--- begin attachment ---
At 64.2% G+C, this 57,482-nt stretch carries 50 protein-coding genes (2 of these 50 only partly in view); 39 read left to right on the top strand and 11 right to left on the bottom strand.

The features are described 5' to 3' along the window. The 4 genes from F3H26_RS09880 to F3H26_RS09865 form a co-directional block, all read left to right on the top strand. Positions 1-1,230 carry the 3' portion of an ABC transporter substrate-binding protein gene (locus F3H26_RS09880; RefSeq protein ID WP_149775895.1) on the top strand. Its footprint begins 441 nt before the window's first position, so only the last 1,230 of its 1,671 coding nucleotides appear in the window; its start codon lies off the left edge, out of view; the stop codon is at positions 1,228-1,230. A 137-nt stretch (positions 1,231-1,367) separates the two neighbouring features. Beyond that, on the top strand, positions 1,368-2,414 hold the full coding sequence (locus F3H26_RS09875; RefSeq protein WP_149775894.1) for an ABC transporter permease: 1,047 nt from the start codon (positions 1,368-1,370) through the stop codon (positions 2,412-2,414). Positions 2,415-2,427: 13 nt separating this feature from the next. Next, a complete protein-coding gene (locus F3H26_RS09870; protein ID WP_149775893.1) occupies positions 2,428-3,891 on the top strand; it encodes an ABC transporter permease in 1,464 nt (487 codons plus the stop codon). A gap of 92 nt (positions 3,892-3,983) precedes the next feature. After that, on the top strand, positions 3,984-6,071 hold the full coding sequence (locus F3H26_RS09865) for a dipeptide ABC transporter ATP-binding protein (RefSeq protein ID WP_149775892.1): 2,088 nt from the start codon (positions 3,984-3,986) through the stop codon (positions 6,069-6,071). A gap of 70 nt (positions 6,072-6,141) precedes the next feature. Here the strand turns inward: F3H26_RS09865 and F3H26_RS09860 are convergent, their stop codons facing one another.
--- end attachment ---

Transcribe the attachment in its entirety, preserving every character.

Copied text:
At 64.2% G+C, this 57,482-nt stretch carries 50 protein-coding genes (2 of these 50 only partly in view); 39 read left to right on the top strand and 11 right to left on the bottom strand.

The features are described 5' to 3' along the window. The 4 genes from F3H26_RS09880 to F3H26_RS09865 form a co-directional block, all read left to right on the top strand. Positions 1-1,230 carry the 3' portion of an ABC transporter substrate-binding protein gene (locus F3H26_RS09880; RefSeq protein ID WP_149775895.1) on the top strand. Its footprint begins 441 nt before the window's first position, so only the last 1,230 of its 1,671 coding nucleotides appear in the window; its start codon lies off the left edge, out of view; the stop codon is at positions 1,228-1,230. A 137-nt stretch (positions 1,231-1,367) separates the two neighbouring features. Beyond that, on the top strand, positions 1,368-2,414 hold the full coding sequence (locus F3H26_RS09875; RefSeq protein WP_149775894.1) for an ABC transporter permease: 1,047 nt from the start codon (positions 1,368-1,370) through the stop codon (positions 2,412-2,414). Positions 2,415-2,427: 13 nt separating this feature from the next. Next, a complete protein-coding gene (locus F3H26_RS09870; protein ID WP_149775893.1) occupies positions 2,428-3,891 on the top strand; it encodes an ABC transporter permease in 1,464 nt (487 codons plus the stop codon). A gap of 92 nt (positions 3,892-3,983) precedes the next feature. After that, on the top strand, positions 3,984-6,071 hold the full coding sequence (locus F3H26_RS09865) for a dipeptide ABC transporter ATP-binding protein (RefSeq protein ID WP_149775892.1): 2,088 nt from the start codon (positions 3,984-3,986) through the stop codon (positions 6,069-6,071). A gap of 70 nt (positions 6,072-6,141) precedes the next feature. Here the strand turns inward: F3H26_RS09865 and F3H26_RS09860 are convergent, their stop codons facing one another.